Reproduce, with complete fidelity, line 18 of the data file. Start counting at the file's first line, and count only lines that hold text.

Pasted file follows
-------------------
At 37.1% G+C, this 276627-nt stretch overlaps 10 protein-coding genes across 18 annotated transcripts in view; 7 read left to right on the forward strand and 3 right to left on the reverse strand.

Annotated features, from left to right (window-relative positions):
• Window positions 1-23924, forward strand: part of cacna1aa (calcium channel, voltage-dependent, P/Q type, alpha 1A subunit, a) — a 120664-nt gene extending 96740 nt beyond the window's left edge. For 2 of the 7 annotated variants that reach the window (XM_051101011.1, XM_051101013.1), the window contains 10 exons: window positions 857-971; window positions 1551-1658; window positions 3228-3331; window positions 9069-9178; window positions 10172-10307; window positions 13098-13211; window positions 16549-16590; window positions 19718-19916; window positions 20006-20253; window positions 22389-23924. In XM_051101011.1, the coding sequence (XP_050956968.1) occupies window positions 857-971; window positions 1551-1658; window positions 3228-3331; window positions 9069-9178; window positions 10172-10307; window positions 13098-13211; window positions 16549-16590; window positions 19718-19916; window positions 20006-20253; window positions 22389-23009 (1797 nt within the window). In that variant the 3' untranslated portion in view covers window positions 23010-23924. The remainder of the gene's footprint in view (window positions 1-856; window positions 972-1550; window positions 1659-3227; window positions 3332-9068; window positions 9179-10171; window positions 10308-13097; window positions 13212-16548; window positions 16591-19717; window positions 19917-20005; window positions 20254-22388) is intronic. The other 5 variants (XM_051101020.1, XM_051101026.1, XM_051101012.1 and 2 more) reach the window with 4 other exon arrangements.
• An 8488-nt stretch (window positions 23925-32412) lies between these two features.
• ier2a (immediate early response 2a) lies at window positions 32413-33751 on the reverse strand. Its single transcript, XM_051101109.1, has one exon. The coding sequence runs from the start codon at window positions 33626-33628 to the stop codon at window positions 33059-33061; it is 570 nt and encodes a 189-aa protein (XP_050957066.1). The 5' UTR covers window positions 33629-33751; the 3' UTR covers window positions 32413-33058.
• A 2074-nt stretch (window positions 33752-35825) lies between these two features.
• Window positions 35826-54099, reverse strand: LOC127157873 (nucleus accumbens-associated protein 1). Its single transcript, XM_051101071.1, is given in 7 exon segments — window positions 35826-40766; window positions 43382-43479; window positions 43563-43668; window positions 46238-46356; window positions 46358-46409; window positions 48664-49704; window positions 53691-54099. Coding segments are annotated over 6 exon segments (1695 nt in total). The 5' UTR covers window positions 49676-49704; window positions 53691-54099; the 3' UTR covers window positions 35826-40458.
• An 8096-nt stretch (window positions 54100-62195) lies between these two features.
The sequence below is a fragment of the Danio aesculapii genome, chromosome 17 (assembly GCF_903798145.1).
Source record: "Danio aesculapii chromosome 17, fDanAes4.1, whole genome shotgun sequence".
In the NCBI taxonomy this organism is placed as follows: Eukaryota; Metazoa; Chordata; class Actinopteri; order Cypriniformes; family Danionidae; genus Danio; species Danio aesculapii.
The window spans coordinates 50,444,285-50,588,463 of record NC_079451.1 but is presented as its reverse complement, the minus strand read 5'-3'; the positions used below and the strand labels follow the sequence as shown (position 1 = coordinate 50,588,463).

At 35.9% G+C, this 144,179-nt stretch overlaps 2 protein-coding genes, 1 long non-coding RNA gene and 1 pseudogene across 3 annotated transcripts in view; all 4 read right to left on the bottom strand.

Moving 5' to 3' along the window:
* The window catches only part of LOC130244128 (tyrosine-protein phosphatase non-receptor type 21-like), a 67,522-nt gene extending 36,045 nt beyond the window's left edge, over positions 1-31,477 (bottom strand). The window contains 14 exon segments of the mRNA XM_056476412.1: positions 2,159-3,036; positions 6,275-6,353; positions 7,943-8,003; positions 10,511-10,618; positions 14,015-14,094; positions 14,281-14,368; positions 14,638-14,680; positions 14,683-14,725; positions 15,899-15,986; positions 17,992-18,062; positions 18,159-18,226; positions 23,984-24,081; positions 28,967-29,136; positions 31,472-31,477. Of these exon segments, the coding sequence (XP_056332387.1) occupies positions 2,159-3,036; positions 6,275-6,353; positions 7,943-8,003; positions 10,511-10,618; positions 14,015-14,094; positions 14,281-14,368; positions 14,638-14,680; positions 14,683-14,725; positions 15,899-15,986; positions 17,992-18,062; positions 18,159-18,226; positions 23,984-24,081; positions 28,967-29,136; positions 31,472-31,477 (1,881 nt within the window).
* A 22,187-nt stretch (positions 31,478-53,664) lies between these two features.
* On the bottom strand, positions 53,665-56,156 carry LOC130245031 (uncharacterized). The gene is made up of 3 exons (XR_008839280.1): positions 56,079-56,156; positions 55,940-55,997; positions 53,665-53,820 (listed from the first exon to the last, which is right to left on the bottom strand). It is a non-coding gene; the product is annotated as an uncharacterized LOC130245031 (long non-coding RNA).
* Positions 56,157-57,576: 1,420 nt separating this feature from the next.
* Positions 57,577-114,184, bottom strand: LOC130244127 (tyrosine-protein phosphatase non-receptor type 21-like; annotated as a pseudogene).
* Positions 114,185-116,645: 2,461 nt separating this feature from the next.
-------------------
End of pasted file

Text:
* Positions 56,157-57,576: 1,420 nt separating this feature from the next.